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Something to think about... / blog
Are Men Really 32% More Productive Than Women?

Written by on May 5, 2010

RescueTime, a company the provides time management software, recently did a survey on what men and women spend their time one. Interesting study, but I don’t think they made the right conclusions.

First the stats:

  • Women spend more time on shopping sites, with 1.31% for women vs. 0.86% for men. Nothing really surprising here. That has been the case for as long as humankind have existed.
  • Women also spend more time on social networking sites, with 6.43% for women, and 3.96% for men. Again, nothing new here.

But what is interesting is:

  • While men and women work, a woman switches between sites and apps 45 times per hour, whereas men do so 53 times.
  • Men are productive 50% of their time, whereas women are only productive 43% of their time.
  • And men spend 14% more time in front of a computer than women.

Based on all this, RescueTime concludes that women only work 76% of the time that men do - and thus claims that men are more productive.

I think they miss a very important point.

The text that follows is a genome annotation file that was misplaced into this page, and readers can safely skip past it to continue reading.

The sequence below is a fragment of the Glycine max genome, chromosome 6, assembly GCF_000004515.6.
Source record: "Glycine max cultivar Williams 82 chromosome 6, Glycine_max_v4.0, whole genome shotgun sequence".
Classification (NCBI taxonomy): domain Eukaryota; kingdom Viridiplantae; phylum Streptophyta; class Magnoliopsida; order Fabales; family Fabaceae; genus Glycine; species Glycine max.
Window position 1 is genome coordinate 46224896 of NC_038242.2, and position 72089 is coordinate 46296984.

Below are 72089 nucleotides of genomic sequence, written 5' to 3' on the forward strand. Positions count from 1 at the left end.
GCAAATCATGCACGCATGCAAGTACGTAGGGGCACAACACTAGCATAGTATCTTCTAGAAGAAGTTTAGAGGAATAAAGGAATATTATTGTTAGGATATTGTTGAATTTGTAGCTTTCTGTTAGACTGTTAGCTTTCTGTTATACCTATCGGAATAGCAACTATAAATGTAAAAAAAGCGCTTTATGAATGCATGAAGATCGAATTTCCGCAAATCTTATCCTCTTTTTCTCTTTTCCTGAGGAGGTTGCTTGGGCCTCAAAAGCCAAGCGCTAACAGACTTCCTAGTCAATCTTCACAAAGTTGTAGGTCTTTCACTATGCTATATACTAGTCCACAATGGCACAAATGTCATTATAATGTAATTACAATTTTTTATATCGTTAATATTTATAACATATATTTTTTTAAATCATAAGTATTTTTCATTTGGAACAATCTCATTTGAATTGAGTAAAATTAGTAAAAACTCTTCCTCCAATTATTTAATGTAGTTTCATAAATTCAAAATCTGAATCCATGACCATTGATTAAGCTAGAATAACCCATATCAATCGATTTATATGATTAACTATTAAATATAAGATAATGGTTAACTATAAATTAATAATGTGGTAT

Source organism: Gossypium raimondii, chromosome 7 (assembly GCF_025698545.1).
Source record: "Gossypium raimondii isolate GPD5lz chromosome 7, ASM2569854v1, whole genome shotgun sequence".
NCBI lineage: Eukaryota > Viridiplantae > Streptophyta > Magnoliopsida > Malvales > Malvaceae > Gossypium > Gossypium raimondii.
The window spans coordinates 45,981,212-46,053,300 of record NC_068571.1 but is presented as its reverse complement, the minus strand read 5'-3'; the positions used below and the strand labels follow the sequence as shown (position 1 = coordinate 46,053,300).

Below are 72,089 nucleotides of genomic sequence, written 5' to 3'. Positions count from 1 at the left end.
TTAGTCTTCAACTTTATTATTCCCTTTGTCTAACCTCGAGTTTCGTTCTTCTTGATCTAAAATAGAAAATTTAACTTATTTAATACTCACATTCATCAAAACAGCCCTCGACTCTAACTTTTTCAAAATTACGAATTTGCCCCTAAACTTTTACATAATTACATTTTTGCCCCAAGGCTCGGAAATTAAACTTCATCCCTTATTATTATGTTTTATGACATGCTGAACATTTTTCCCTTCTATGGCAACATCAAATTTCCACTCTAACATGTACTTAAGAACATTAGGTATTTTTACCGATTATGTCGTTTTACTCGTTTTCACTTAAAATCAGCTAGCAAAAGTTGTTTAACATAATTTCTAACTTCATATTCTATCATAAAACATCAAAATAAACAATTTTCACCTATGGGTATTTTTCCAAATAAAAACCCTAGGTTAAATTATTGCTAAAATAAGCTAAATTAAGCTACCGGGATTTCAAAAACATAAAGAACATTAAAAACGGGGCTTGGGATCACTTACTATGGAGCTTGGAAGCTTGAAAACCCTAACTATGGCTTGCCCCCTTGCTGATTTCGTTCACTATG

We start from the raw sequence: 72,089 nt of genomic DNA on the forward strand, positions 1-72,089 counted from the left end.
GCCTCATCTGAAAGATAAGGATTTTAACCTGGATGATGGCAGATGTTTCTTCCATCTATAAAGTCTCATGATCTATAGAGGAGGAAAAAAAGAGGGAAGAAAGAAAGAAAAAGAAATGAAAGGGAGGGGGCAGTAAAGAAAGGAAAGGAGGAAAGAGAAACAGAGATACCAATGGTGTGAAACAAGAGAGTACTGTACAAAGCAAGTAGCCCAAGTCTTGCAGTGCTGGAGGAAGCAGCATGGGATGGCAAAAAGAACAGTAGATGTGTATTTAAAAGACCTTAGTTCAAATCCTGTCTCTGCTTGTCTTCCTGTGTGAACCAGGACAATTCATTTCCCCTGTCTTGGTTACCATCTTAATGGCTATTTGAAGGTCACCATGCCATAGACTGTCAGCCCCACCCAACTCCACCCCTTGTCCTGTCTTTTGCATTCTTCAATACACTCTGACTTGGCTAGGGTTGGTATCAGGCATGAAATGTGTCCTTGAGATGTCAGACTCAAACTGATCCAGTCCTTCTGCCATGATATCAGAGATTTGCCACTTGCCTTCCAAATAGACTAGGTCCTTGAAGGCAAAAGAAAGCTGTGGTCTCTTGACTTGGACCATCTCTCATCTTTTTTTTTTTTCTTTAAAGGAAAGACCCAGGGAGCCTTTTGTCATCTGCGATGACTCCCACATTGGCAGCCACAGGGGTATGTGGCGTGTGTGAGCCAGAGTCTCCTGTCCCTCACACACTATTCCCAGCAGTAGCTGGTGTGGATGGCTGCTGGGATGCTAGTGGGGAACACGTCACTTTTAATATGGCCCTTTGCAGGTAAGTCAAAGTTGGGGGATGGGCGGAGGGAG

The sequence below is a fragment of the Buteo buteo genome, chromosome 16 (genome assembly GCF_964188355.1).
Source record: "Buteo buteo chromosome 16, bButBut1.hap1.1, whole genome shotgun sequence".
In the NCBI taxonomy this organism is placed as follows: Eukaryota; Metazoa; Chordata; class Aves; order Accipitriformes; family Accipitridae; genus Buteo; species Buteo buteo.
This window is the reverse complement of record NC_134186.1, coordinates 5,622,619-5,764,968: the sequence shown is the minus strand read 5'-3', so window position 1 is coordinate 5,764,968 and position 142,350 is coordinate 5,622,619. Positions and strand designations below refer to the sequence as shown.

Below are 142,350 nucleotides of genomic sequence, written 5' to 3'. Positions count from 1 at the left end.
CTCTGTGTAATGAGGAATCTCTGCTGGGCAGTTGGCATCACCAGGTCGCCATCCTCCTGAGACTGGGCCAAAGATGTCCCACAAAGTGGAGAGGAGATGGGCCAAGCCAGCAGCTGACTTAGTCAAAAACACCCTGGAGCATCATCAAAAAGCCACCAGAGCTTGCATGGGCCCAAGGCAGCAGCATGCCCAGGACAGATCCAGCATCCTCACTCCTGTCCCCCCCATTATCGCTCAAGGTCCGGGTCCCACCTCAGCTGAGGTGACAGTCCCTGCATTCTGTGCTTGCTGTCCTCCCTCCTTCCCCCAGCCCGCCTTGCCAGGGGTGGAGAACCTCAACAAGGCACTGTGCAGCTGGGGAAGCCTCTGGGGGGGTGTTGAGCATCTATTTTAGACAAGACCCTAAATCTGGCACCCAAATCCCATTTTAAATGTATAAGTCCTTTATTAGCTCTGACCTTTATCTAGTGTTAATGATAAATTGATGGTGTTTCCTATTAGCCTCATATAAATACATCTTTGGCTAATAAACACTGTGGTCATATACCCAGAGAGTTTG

Productivity is based on the results achieved, and the focus that goes into achieving it. Not the time spent working on something. That is called “activity”.

Measuring how much time you spend is a relic from the days where most people worked in factories. It is mostly irrelevant in today’s world.

I would have made different conclusion to the same study. It clearly shows that men are easily distracted, because they switch between things 53 times per hour. The result isn’t more productivity, instead it is lack of focus (which is bad).

Also, in my experience (by looking at the women I work with), women might spend a ton of time talking gossip, but when they actually work, they do so in a more focused and productive way.

I would not be surprised if women could complete a task in far less than 76% of the time it takes a man to do the same.

Don’t measure time, measure results.

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Thomas Baekdal

Thomas Baekdal

Founder of Baekdal, author, writer, strategic consultant, and new media advocate.


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